FIGS. 5a, 5b, 5c illustrate the signal amplification effect exhibited by the head of the invention,
FIG. 6 is a plot of the output signal level as a function of recorded flux density for the head of the invention compared to that of an unshielded MR head, and
FIG. 7 is a drawing of a second embodiment of the head of the invention.
In a preferred embodiment of the invention, the MR elements are electrically shorted to each other at their longitudinal ends, but are separated by an electrically insulating spacer for the rest of their lengths. Referring to FIG. 1, a dual MR head 70 consists of two magnetically, electrically and geometrically matched MR elements 72,74. The MR elements 72,74 are separated over substantially their entire lengths by a non-conductive spacer 76. At the longitudinal ends of the spacer 76 are two electrically shorting stubs 78,80, of the same width as the spacer 76, which electrically short the two MR elements to each other. A sense and biasing current 82 flowing to the head 70 via the leads 84, 86 divides between the two MR elements 72,74 into the equal currents 88,90, because the MR elements 72,74 are identical, and because of the electrically shorting stubs 78,80. Referring to FIG. 2, the equivalent electrical circuit of the structure of the MR head 70 is seen with the current 82 flowing into the parallel resistances R72, which is the resistance of MR element 72, and R74 which is that of the MR element 74. Assuming an inadvertent electrical short 92 occurs between the MR elements 72, 74, due, say, to a pin hole in the insulating spacer 76, no appreciable current flows through such short because of the substantially identical characteristics of the MR elements 72, 74 and because of the equality of the currents 88, 90, and the voltages e1, e2 along the length of each of the MR elements 72,74. That is, no current flows in the electrical short 92, and the distribution of currents in the MR elements is unchanged by the electrical short 92. Therefore, the magnetic biasing and the signal performance, which are functions of the sense currents 88, 90, are operationally immune to the presence of shorts.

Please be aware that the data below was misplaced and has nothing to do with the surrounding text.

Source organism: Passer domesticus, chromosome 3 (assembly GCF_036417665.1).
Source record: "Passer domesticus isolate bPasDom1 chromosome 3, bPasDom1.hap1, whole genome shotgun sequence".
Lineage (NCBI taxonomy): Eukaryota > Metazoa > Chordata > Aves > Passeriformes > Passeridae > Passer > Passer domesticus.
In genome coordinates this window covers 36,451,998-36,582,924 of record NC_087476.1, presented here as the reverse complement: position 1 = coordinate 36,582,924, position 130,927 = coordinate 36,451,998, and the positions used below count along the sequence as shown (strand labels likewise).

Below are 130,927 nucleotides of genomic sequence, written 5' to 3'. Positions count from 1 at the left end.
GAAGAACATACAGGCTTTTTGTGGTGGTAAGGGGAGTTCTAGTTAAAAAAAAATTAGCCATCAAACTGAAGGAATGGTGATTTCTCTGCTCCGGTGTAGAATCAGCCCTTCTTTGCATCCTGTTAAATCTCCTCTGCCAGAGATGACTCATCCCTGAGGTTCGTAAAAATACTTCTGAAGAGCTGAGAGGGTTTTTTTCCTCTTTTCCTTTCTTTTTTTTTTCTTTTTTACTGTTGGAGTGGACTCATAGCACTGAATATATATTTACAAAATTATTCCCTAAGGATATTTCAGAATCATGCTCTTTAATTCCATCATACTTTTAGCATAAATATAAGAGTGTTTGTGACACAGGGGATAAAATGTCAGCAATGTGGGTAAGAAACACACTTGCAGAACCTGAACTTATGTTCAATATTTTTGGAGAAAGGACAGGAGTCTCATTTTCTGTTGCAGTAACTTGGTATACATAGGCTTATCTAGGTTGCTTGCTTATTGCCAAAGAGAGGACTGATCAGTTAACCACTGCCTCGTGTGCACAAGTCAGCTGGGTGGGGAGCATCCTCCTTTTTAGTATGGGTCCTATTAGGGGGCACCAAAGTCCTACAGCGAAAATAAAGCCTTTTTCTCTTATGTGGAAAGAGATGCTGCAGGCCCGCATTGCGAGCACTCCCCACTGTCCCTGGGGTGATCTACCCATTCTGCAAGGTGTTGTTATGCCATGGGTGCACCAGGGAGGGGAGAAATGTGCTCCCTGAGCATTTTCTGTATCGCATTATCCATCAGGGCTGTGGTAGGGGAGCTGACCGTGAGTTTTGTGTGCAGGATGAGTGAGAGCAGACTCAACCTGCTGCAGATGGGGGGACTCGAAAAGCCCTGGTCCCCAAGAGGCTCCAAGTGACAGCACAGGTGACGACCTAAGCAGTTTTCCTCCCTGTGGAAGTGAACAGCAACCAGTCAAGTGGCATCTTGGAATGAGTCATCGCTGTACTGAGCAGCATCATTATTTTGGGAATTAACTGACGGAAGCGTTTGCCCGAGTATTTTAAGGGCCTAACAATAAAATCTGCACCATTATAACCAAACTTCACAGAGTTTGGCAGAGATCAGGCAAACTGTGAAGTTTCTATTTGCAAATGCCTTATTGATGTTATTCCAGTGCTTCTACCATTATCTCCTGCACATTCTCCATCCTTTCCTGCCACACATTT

The thin film MR elements 72,74 are rectangular in shape. This configuration results in the shape anisotropy of the MR film being along the longitudinal axis of the film, which is also the direction of the unbiased magnetization of the film. As will be explained below, the bias rotates the magnetization from this axial direction, and the signals from the medium further modulate the position of the magnetization, changing the film resistance. It will be noted that the signal fields from the tape 30 are directed along the short dimensions of the MR elements 72,74. The longitudinal width of the sandwich is generally equal to or slightly less than a track width of the data recorded on the tape 30. The values of the head parameters are determined by the application. For example, in a head having a 50 micron trackwidth and operating at 80 kiloflux changes per inch, suitable parameters are: the widths of the MR elements 72, 74 and the spacer 76 equal to 50 microns, the MR element 72,74 thicknesses equal to approximately 250 angstroms, the thickness of the spacer 76 equal to 1500 angstroms, and the heights of the MR elements 72,74, and of the spacer 76 equal to 5 microns.
The MR head 70 is seen in contact with a magnetic tape 30 having alternately magnetized portions 32, 34, 36, 38, 40, throughout the length of the tape 30, which comprise the information recorded on the tape 30. A wavelength of the recorded signal on the tape 30 encompasses two contiguous, oppositely directed magnetized regions, for example, the regions covered by the arrows 32 and 34. The number of alternating magnetized portions 32, 34, 36, 38, 40 per inch is the number of flux changes per inch recorded on the tape 30.
Referring to FIG. 3a, the currents 88, 90, flowing in the same direction into the MR elements 72,74 generate the magnetic fields that result in the mutual biasing of the elements 72,74, because each of the MR elements, as well as being field detection elements, acts as a soft adjacent biasing layer for the other. As the elements 72,74 are magnetically and geometrically the same, and because the amplitudes of the currents 88,90 are the same, the bias field HB at element 72 due to the soft adjacent biasing layer action of the MR element 74, is equal in magnitude and opposite in sign to the bias field -HB at element 74 due to the soft adjacent biasing action of the MR element 72. As is known in the art, in biasing the MR elements 72,74, the magnetic field HB rotates the magnetization of the MR element 72 in one direction, and the field -HB rotates the magnetization of the MR element 74 an equal amount in the opposite direction.
Referring to FIG. 3b, the curves 42,42' are the symmetrical, change of resistance vs. magnetic field curves for the biased magnetoresistive elements 72,74. As described above, the bias fields in the elements 72,74 have the same amplitudes but opposite signs, and the elements 72,74 themselves are magnetically matched. Therefore, the curves 42 42', (which are arbitrarily assigned to the MR elements 72 and 74 respectively) are substantially identical, and are symmetrically shifted with respect to the origin by the applied bias fields. The horizontal axis of FIG. 3b being the applied signal field, Hs, it will be seen that with no applied signal field, the quiescent bias point 44 is symmetrically positioned on the oppositely sloping sides of the curves 42,42'.